But new online security threats abound, especially when it comes to email addresses and passwords.

Recently I was one of millions of people who received an email from LinkedIn informing us of a security breach and

It’s never too late to express condolences to the grieving

Whether through our own reminiscences or those of others, keeping alive the memory of a loved one who dies brings a sense of comfort.

In a recent column I wrote about learning about the death of a dear high school friend a month after she passed away. I felt sad because I wasn’t there to share in her family’s grief and I couldn’t, at the time of her death, acknowledge to them the big place my friend held in my heart.

A number of readers wrote to remind me that grief knows no timetable and that my condolences and memories would still be welcome, maybe even more so now.

I know this from experience.  At age 19,

Make life easier for mom, dad

For seniors trying to make their savings stretch, spending on home repairs or new appliances can cause a lot of anxiety. Many are concerned, sometimes rightfully, about whether they will outlive their money.

But I’ve discovered other aging retirees—even those with an ample nest egg—who are simply too conservative when it comes to their finances, and as a result they do not make relatively small improvements or purchases that could have a tremendous impact on their quality of life. In these cases, just because “it ain’t completely broke” doesn’t mean you shouldn’t fix it.

Take, for example, my parents and the case of the temperamental oven and the troublesome toilet.

What else isn’t she telling me?

Every morning while walking my dog, I call my mother from my cellphone.

We talk about many things, but in particular my mom’s side of the conversation focuses on my sisters and their families and how she and my dad are doing. In our conversation I hear about the outcomes of my parents’ doctor appointments, what they had for dinner the night before and what’s new with my sisters’ children.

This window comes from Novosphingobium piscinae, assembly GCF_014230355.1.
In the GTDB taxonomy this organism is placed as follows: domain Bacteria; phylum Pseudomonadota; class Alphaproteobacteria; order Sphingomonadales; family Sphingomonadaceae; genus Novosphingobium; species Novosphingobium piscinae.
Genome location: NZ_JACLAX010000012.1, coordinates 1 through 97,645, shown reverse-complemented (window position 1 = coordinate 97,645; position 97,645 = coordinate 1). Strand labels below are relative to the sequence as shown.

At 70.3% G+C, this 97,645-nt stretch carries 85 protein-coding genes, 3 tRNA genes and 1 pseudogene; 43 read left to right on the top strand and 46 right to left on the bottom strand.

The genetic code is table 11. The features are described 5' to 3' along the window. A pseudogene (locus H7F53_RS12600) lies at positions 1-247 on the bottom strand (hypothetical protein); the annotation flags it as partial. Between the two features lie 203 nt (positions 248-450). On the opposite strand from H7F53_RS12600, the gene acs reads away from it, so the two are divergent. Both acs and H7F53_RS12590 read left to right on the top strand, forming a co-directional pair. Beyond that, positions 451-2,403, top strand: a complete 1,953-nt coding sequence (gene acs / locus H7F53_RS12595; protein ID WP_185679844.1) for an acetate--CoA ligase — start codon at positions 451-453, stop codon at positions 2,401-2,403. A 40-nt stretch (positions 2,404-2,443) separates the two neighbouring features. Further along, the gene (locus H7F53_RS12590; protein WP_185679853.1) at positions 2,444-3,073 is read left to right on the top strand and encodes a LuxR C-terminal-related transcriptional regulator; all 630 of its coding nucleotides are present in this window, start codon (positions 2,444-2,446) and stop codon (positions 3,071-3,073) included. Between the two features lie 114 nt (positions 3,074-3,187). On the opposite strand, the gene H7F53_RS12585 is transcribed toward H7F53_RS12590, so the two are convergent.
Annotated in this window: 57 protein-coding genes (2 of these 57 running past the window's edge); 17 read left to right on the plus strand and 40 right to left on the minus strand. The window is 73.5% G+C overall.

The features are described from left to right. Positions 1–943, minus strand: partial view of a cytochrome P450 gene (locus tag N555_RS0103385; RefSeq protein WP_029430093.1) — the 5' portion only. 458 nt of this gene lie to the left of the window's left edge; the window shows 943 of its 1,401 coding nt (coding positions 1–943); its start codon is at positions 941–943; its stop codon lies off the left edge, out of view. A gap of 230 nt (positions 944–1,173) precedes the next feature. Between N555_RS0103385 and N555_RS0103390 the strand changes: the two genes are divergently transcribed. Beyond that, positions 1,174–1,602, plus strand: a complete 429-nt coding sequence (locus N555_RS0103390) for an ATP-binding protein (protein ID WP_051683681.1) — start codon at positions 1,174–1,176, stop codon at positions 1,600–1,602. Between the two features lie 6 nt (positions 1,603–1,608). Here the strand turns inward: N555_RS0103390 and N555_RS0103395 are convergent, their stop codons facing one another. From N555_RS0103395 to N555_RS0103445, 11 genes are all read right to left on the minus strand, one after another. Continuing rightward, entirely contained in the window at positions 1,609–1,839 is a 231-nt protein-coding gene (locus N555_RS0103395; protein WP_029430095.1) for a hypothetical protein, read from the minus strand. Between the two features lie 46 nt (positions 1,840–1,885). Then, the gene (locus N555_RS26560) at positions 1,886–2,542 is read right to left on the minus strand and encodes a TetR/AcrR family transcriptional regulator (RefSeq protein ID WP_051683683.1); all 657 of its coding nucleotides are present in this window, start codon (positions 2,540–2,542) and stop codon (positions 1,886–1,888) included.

But the other day I was thrown for a loop. I called my mother at our usual time. She asked that I call her back as the physical therapist was there with my dad. So I went along walking Rolo, waiting for her call.
 

Unlocking a new kind of care

A few weeks ago my dad landed in the hospital.

Mom drove him to the emergency room because his blood pressure was fluctuating wildly. To be accurate, this blood pressure condition has been going on for some time now. A year ago it was this same condition that took my father from hospital to rehab to in-home medical care.

All that care, but no cure. My father’s blood pressure fluctuations will not change; they’re a side effect of his worsening Parkinson’s.

This time, after three nights in the hospital, the discharge planner came to talk to my mom and dad. Her “plan” was to place my dad in rehab, so that the medical staff there could monitor his blood pressure.

When we asked how long, she replied, “A week to 10 days.”

My mom, dad, sisters and I wondered what monitoring would do if there was no treatment or cure

Dad’s greatest fear

IMG00070My mom was on a short errand this month when I called the house. My dad answered the phone. After some small talk, my dad asked me a cryptic question: “Is there anything serious you want to tell me about your mother?” I thought for a minute, but couldn’t come up with any secrets my mother had recently shared or serious conversations we had over the past few weeks. “I can’t think of anything,” I told my dad, and he seemed OK with that reply. A few days later, I asked my mom if she knew what dad’s question was all about. Frustrated, she said, “Your dad has too much time on his hands to think! He’s worried I’m going to put him in a nursing home.” It dawned on me this line of thought has been on my dad’s mind a lot lately. Recently, my aunt and uncle invited my mom to visit them down South this winter for a week’s respite. My sister offered to care for my dad, who has advanced Parkinson’s disease, during that time. Many of us have encouraged my mom to go away for some respite time...